** UPDATE (7-10-2009):
Nothing new to report. Not twittering much. Not much that's new on the website.
At 24, Olivia is the youngest candidate running for City Council. She also seemed a little nervous during her moment on the hot-seat. During the Q&A session she was asked a few questions that felt like they might push her into 'everywhere-like-such-as' territory, but she recovered gracefully (though her answers were a bit vague). But she did better than I would have at 24.
Web Presence: 8/10 For a young person, so-so. She's clearly a net-near-native, but her tweets don't really indicate a particularly strong sense of community (though that's not a requirement, she uses it like a normal college student, which may or may not be a good sign). Her website is 'under construction' (I guess it is early-ish in the season). Naturally, she's on LinkedIn, Facebook etc. etc.
** UPDATE (7-10-2009):
Great improvement on the website. It's now filled with videos, a bio, and appropriate links and what-not. Upgrading score to 8.5/10. Nice job team Uribe! This campaign, along with all the others could still really make some serious online improvements (See Grant House's update for more info).
Mr. House, the only City Council member who is running as an incumbent also seemed very straight forward, compassionate, intelligent, and concise. He gracefully illustrated his background, ideas and addressed questions directly with more specificity than most of the other candidates. He also seems to have his eye on a larger local picture, emphasizing the necessity of a big voter turn-out, and long term planning.
Web Presence: 8/10 Grant has the best (most information rich) traditional campaign website out of the bunch (though it still feels a little too old-school campaigny - doesn't quite fit his personality). Grant is also predictably on Twitter, Facebook etc. and does a decent job of keeping up. ** UPDATE (7-10-2009):
I just looked at Mr. House's webpage again. It's full of wonderful material that is woefully lacking in the other candidates websites. It actually HAS information on his positions. This not only indicates courage (we all know why politicians choose at times to be vague), but honesty and humility. I'm upgrading House to a 9.5/10.
Who cares? The Significance of Technology in the Local Political Process
So while writing these mini-critiques, I noticed I was having a little debate in my head. One voice said "who cares if Iya Falcone's web presence sucks? It doesn't effect her ability to be a great public servant". But the other voice (the one that won the debate) said in response, "Yes, but we're at the SB Young Democrats meeting for God's sake! A public servant who is uninterested or ignoring the channels through which information now flows, and people engage each other, would be woefully out of touch with the young (and increasingly older) demographic in the community."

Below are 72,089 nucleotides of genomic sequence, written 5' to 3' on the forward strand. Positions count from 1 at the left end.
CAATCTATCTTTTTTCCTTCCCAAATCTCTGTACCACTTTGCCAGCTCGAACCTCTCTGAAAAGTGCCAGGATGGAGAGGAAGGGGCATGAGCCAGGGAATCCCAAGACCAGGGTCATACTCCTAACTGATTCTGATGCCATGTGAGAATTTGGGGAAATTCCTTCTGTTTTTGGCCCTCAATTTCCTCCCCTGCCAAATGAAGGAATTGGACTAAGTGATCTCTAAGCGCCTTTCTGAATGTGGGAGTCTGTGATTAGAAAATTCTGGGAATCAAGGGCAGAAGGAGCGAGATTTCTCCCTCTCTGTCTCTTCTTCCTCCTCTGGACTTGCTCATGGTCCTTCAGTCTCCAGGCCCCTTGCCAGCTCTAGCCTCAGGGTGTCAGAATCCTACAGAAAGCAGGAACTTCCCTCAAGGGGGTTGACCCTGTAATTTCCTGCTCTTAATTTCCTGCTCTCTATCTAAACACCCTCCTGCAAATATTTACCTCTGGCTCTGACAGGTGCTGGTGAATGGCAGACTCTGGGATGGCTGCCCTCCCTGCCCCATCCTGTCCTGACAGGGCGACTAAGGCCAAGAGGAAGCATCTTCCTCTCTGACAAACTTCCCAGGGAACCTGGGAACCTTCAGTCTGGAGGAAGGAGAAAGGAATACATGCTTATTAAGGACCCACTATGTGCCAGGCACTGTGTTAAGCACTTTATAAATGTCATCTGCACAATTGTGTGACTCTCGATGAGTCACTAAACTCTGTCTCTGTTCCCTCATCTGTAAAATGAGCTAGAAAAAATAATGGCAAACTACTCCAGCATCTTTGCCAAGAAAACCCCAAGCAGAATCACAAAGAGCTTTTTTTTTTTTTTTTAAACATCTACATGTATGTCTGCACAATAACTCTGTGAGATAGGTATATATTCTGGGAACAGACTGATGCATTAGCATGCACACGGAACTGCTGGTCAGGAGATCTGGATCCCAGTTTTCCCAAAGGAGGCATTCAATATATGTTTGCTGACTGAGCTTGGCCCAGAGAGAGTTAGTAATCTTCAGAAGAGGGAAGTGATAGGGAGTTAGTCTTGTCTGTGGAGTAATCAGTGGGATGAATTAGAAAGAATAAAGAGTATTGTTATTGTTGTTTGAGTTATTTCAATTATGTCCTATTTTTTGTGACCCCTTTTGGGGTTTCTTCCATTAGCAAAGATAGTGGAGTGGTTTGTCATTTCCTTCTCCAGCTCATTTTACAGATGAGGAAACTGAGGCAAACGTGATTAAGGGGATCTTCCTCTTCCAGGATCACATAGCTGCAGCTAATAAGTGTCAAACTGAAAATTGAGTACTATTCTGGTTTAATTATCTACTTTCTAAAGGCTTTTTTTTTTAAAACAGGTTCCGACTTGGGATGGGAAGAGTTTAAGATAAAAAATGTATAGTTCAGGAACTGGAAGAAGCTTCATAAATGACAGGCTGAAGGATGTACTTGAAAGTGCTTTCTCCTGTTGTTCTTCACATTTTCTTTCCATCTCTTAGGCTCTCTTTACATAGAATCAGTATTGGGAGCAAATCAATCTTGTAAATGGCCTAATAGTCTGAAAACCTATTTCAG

As a young person (any person?), I want information on all my candidates to be easy to find online, and presented in a way that is easy to understand. What I don't want is to be digging through a stack of old newspaper articles, flyers and other dead trees to see where a candidate stands on issues.
The web has presented our generation with an unprecedented opportunity to enhance local democracy. We should have politicians who understand this potential and can use it to improve government and civic life.
I'm sure that I am not alone in being impressed by the Democratic field. I have a hunch that I am also not alone in wanting to raise the digital bar for local politicians. This doesn't mean they have to keep a Tumblr blog, or set up a Flickr account. It just means that the presentation that they make to the increasingly online community must be clear, honest, and most importantly - flow in both directions.
For candidates (present and future) wishing to improve their campaign web presence (I will be revisiting this list later in the season), here is a great list of tips for building a better political campaign website:
I will be reviewing the other more conservative candidates in a similar fashion soon.
in the interest of full disclosure.. I am a web-designer by day, so I am probably a little more aware of design flaws etc. than I might have been otherwise.
Tags: santa barbara mayoral race, santa barbara city council race, iya falcone for mayor, helene schnieder for mayor, grant house, olivia uribe, dianne channing, david pritchett, rustys pizza, tudor santa barbara, video games, internet democracy, mayoral race photos, santa barbara city council and mayoral candidates positions, discussion